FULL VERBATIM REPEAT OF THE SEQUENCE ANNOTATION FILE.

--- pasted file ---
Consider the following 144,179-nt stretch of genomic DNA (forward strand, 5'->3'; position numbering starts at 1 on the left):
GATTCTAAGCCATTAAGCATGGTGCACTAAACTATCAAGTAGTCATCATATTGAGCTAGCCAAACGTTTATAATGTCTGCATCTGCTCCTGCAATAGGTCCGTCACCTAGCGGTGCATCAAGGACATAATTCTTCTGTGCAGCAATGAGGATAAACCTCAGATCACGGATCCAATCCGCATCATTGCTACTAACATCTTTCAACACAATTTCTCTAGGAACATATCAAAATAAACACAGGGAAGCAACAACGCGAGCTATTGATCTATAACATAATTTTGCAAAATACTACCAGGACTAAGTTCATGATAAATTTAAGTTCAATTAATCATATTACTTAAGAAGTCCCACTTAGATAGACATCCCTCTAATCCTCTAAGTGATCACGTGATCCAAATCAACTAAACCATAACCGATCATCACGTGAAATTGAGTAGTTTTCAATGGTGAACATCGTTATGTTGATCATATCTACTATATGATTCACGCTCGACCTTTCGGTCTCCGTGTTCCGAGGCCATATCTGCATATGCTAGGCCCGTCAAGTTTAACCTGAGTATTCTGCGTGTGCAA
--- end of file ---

Consider the following 144,179-nt stretch of genomic DNA (forward strand, 5'->3'; position numbering starts at 1 on the left):
GATTCTAAGCCATTAAGCATGGTGCACTAAACTATCAAGTAGTCATCATATTGAGCTAGCCAAACGTTTATAATGTCTGCATCTGCTCCTGCAATAGGTCCGTCACCTAGCGGTGCATCAAGGACATAATTCTTCTGTGCAGCAATGAGGATAAACCTCAGATCACGGATCCAATCCGCATCATTGCTACTAACATCTTTCAACACAATTTCTCTAGGAACATATCAAAATAAACACAGGGAAGCAACAACGCGAGCTATTGATCTATAACATAATTTTGCAAAATACTACCAGGACTAAGTTCATGATAAATTTAAGTTCAATTAATCATATTACTTAAGAAGTCCCACTTAGATAGACATCCCTCTAATCCTCTAAGTGATCACGTGATCCAAATCAACTAAACCATAACCGATCATCACGTGAAATTGAGTAGTTTTCAATGGTGAACATCGTTATGTTGATCATATCTACTATATGATTCACGCTCGACCTTTCGGTCTCCGTGTTCCGAGGCCATATCTGCATATGCTAGGCCCGTCAAGTTTAACCTGAGTATTCTGCGTGTGCAA